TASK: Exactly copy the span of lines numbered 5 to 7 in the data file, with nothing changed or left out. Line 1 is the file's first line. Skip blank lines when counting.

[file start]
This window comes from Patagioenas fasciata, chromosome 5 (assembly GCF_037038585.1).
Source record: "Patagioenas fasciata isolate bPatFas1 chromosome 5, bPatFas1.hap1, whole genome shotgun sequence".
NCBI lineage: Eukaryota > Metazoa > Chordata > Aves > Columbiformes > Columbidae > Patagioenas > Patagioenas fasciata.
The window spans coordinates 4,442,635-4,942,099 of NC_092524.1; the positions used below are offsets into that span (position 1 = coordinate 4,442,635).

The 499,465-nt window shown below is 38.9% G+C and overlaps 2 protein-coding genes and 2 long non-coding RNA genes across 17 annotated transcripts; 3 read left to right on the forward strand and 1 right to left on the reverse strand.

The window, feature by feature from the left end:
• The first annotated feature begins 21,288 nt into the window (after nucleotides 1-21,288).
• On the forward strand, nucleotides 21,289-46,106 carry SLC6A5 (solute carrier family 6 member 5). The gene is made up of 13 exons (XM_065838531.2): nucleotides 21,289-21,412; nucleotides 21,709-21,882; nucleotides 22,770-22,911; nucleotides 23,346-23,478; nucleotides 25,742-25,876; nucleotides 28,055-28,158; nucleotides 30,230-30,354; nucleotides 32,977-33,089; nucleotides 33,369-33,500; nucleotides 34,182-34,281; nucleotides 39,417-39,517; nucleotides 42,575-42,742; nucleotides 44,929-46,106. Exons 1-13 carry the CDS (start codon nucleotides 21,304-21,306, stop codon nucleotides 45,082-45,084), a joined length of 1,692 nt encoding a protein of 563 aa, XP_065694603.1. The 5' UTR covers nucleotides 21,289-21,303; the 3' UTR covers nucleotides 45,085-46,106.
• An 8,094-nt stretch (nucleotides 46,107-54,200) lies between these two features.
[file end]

The 499,465-nt window shown below is 38.9% G+C and overlaps 2 protein-coding genes and 2 long non-coding RNA genes across 17 annotated transcripts; 3 read left to right on the forward strand and 1 right to left on the reverse strand.

The window, feature by feature from the left end:
• The first annotated feature begins 21,288 nt into the window (after nucleotides 1-21,288).